A semiconductor is a type of solid material whose electrical conductivity lies between that of a conductor and an insulator. Its conductive properties can be altered by introducing impurities or by exposure to heat, light, electric or magnetic fields. Semiconductors are fundamental to modern electronics and digital technologies, including transistors, solar cells, and microchips. Common examples include silicon and germanium.


  1. Semiconductor

    A semiconductor is a material which has electrical conductivity between that of a conductor such as copper and that of an insulator such as glass. Semiconductors are the foundation of modern electronics, including transistors, solar cells, light-emitting diodes, quantum dots and digital and analog integrated circuits. The modern understanding of the properties of a semiconductor relies on quantum physics to explain the movement of electrons inside a lattice of atoms. The increasing understanding of semiconductor materials and fabrication processes has made possible continuing increases in the complexity and speed of semiconductor devices, an effect known as Moore's Law. The conductivity of a semiconductor material increases with increasing temperature, behaviour opposite to that of a metal. Semiconductors can display a range of useful properties such as passing current more easily in one direction than the other, variable resistance, and sensitivity to light or heat. Because the conductive properties of a semiconductor material can be modified by controlled addition of impurities or by the application of electrical fields or light, devices made with semiconductors are very useful for amplification of signals, switching, and energy conversion.

Editors Contribution

  1. semiconductor

    Is a type of material that can conduct electricity.

    Semiconductors are used in a wide variety of electronic equipment and integrated circuits.

    Submitted by MaryC on May 23, 2016  

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How to pronounce semiconductor?

How to say semiconductor in sign language?


  1. Chaldean Numerology

    The numerical value of semiconductor in Chaldean Numerology is: 9

  2. Pythagorean Numerology

    The numerical value of semiconductor in Pythagorean Numerology is: 6

Examples of semiconductor in a Sentence

  1. Peter Garnry:

    The biggest risks to the technology sector are regulation and global semiconductor disruption from an escalating trade war, at this point, the probabilities for both scenarios having major impacts on the technology sector in the short term are low.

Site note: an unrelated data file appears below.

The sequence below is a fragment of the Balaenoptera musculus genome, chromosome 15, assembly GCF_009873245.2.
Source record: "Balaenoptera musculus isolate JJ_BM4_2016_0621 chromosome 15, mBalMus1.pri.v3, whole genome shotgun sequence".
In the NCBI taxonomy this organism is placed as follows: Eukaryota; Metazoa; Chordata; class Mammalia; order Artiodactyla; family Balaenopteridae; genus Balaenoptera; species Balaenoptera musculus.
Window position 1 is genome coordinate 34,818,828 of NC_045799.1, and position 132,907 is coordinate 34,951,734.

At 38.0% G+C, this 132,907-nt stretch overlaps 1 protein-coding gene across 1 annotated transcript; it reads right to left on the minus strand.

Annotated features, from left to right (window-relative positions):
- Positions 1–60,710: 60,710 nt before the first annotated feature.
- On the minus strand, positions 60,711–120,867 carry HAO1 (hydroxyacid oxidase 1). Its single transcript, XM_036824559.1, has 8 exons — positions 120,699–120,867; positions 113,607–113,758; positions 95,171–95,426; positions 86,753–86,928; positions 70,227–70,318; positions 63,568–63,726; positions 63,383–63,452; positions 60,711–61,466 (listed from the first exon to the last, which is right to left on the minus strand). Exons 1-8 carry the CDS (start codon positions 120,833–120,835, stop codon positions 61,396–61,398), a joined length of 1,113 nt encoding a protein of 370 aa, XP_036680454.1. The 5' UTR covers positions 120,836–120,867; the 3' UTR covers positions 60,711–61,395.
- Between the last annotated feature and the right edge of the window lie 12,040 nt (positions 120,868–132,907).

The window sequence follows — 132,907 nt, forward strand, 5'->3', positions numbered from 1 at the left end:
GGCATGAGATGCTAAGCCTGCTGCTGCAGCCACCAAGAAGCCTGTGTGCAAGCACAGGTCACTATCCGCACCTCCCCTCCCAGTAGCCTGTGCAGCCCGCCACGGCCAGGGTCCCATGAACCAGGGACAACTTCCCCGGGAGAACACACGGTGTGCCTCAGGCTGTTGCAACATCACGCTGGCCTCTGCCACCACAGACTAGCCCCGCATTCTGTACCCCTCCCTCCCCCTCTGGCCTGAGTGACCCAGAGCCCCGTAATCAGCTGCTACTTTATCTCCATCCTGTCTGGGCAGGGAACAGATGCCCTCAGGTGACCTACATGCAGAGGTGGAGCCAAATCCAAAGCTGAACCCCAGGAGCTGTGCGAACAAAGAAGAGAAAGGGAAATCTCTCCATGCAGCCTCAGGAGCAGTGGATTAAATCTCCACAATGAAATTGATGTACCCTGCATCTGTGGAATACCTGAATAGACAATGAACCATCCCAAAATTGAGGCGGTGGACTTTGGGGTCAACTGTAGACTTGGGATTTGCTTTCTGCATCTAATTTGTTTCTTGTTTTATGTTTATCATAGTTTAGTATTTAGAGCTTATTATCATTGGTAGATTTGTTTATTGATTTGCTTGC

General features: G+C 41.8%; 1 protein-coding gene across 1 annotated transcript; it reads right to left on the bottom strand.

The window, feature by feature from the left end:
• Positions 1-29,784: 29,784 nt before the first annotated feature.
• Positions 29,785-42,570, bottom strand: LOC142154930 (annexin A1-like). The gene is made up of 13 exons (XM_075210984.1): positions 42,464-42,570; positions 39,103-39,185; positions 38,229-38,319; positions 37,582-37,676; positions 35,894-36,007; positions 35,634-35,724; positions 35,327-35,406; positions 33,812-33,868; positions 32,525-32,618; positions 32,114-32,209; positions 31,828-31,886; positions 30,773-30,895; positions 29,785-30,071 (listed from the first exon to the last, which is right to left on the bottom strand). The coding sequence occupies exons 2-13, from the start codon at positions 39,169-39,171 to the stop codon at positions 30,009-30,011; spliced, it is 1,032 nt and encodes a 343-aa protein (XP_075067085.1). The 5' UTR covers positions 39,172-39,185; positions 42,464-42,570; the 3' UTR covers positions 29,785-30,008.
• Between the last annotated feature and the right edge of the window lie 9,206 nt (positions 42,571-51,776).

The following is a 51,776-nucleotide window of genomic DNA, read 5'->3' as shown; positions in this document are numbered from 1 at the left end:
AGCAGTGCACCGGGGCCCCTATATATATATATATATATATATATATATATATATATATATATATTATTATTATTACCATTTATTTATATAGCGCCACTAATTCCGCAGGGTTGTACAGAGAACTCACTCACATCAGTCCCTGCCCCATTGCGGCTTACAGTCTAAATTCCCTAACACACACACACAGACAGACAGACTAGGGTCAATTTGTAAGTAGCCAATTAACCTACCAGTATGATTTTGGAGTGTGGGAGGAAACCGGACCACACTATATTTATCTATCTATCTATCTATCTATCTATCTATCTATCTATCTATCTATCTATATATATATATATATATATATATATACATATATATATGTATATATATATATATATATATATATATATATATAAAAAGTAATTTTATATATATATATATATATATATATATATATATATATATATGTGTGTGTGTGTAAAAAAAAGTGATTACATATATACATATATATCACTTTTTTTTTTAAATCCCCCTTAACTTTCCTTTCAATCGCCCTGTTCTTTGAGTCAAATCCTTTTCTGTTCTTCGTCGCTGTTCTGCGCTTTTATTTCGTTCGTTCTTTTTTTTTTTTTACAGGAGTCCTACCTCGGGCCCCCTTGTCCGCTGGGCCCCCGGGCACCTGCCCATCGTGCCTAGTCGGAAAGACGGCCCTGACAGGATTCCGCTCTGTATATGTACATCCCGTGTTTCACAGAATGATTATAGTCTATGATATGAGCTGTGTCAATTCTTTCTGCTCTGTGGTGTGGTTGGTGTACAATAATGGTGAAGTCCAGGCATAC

2. Roy Lee:

    Right now, China, Roy Lee and the European Union are all pursuing the so-called next generation semiconductor technologies, we understand the challenges are coming, and we need to keep The Communist leadership in Beijing in semiconductors through research and development, and most importantly, cultivating qualified talents that support Taiwan's success.

  3. Mark Zandi:

    You can not simply remove major wheat production, major food oil production, major fertilizer production, major oil production, major natural gas production, major production of [ semiconductor ] chips used in automobiles and think you're not going to get inflation, when it gets presented in the American news, you get this idea that if our stimulus checks had been lower, and if our wages had gone lower, that we wouldn't have this inflation. Nobody in the world accepts that as the viewpoint.

  4. Mike McCaul:

    I ’m glad the appropriations for the CHIPS Act made it on the Senate-passed USICA bill, the U.S. needs to provide the financial incentives to boost domestic semiconductor manufacturing while restricting the capital and technology The CCP needs to gain control over this vital supply chain.

  5. General Motors:

    These most recent scheduling adjustments are being driven by temporary parts shortages caused by semiconductor supply constraints from international markets experiencing Covid-19-related restrictions, we expect it to be a near-term issue.

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"semiconductor." Definitions.net. STANDS4 LLC, 2024. Web. 23 Jul 2024. <https://www.definitions.net/definition/semiconductor>.